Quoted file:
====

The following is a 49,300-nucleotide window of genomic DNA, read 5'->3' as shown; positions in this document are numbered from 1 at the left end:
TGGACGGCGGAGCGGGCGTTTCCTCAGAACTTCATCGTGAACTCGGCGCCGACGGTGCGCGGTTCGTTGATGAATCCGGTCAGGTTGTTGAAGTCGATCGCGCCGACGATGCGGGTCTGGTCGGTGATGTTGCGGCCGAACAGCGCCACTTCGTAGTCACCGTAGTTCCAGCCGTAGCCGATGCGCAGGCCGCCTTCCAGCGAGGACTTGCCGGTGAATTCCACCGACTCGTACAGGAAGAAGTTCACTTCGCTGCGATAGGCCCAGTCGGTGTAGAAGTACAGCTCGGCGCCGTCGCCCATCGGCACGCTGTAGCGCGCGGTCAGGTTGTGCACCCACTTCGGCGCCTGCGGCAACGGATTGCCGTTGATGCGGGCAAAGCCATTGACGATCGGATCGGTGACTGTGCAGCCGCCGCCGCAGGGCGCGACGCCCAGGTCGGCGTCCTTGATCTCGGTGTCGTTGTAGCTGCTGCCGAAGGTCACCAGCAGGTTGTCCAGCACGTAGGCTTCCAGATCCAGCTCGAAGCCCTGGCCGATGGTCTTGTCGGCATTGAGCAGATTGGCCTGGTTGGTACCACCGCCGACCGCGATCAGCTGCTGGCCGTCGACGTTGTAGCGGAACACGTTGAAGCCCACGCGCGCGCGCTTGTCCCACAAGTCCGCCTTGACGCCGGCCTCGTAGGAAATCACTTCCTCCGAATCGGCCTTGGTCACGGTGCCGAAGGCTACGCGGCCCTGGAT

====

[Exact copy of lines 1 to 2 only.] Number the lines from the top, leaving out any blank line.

The following is a 49,300-nucleotide window of genomic DNA, read 5'->3' as shown; positions in this document are numbered from 1 at the left end:
TGGACGGCGGAGCGGGCGTTTCCTCAGAACTTCATCGTGAACTCGGCGCCGACGGTGCGCGGTTCGTTGATGAATCCGGTCAGGTTGTTGAAGTCGATCGCGCCGACGATGCGGGTCTGGTCGGTGATGTTGCGGCCGAACAGCGCCACTTCGTAGTCACCGTAGTTCCAGCCGTAGCCGATGCGCAGGCCGCCTTCCAGCGAGGACTTGCCGGTGAATTCCACCGACTCGTACAGGAAGAAGTTCACTTCGCTGCGATAGGCCCAGTCGGTGTAGAAGTACAGCTCGGCGCCGTCGCCCATCGGCACGCTGTAGCGCGCGGTCAGGTTGTGCACCCACTTCGGCGCCTGCGGCAACGGATTGCCGTTGATGCGGGCAAAGCCATTGACGATCGGATCGGTGACTGTGCAGCCGCCGCCGCAGGGCGCGACGCCCAGGTCGGCGTCCTTGATCTCGGTGTCGTTGTAGCTGCTGCCGAAGGTCACCAGCAGGTTGTCCAGCACGTAGGCTTCCAGATCCAGCTCGAAGCCCTGGCCGATGGTCTTGTCGGCATTGAGCAGATTGGCCTGGTTGGTACCACCGCCGACCGCGATCAGCTGCTGGCCGTCGACGTTGTAGCGGAACACGTTGAAGCCCACGCGCGCGCGCTTGTCCCACAAGTCCGCCTTGACGCCGGCCTCGTAGGAAATCACTTCCTCCGAATCGGCCTTGGTCACGGTGCCGAAGGCTACGCGGCCCTGGAT